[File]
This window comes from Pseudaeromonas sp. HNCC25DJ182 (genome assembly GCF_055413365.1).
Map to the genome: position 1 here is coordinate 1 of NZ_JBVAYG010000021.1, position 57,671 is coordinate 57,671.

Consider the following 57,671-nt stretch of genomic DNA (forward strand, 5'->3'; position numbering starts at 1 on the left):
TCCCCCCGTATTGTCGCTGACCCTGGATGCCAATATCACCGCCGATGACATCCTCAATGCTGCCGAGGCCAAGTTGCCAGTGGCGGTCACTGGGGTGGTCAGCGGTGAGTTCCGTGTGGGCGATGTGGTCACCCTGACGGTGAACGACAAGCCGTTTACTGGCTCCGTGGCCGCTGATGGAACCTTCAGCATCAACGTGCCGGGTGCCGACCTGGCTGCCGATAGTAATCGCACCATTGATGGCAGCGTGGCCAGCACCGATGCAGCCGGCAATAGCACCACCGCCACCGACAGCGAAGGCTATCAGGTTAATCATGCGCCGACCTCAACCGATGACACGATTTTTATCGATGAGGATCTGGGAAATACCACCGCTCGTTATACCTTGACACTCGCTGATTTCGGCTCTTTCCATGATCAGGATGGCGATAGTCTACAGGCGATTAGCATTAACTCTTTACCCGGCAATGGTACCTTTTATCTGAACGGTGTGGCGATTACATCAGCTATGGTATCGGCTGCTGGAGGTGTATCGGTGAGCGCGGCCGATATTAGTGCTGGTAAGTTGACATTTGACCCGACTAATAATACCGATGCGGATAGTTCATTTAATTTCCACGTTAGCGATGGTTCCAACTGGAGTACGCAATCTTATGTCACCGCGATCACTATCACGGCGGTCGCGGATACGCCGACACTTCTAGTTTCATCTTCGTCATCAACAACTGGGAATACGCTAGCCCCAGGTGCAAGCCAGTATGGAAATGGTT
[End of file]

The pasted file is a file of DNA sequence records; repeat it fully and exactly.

This window comes from Pseudaeromonas sp. HNCC25DJ182 (genome assembly GCF_055413365.1).
Map to the genome: position 1 here is coordinate 1 of NZ_JBVAYG010000021.1, position 57,671 is coordinate 57,671.

Consider the following 57,671-nt stretch of genomic DNA (forward strand, 5'->3'; position numbering starts at 1 on the left):
TCCCCCCGTATTGTCGCTGACCCTGGATGCCAATATCACCGCCGATGACATCCTCAATGCTGCCGAGGCCAAGTTGCCAGTGGCGGTCACTGGGGTGGTCAGCGGTGAGTTCCGTGTGGGCGATGTGGTCACCCTGACGGTGAACGACAAGCCGTTTACTGGCTCCGTGGCCGCTGATGGAACCTTCAGCATCAACGTGCCGGGTGCCGACCTGGCTGCCGATAGTAATCGCACCATTGATGGCAGCGTGGCCAGCACCGATGCAGCCGGCAATAGCACCACCGCCACCGACAGCGAAGGCTATCAGGTTAATCATGCGCCGACCTCAACCGATGACACGATTTTTATCGATGAGGATCTGGGAAATACCACCGCTCGTTATACCTTGACACTCGCTGATTTCGGCTCTTTCCATGATCAGGATGGCGATAGTCTACAGGCGATTAGCATTAACTCTTTACCCGGCAATGGTACCTTTTATCTGAACGGTGTGGCGATTACATCAGCTATGGTATCGGCTGCTGGAGGTGTATCGGTGAGCGCGGCCGATATTAGTGCTGGTAAGTTGACATTTGACCCGACTAATAATACCGATGCGGATAGTTCATTTAATTTCCACGTTAGCGATGGTTCCAACTGGAGTACGCAATCTTATGTCACCGCGATCACTATCACGGCGGTCGCGGATACGCCGACACTTCTAGTTTCATCTTCGTCATCAACAACTGGGAATACGCTAGCCCCAGGTGCAAGCCAGTATGGAAATGGTT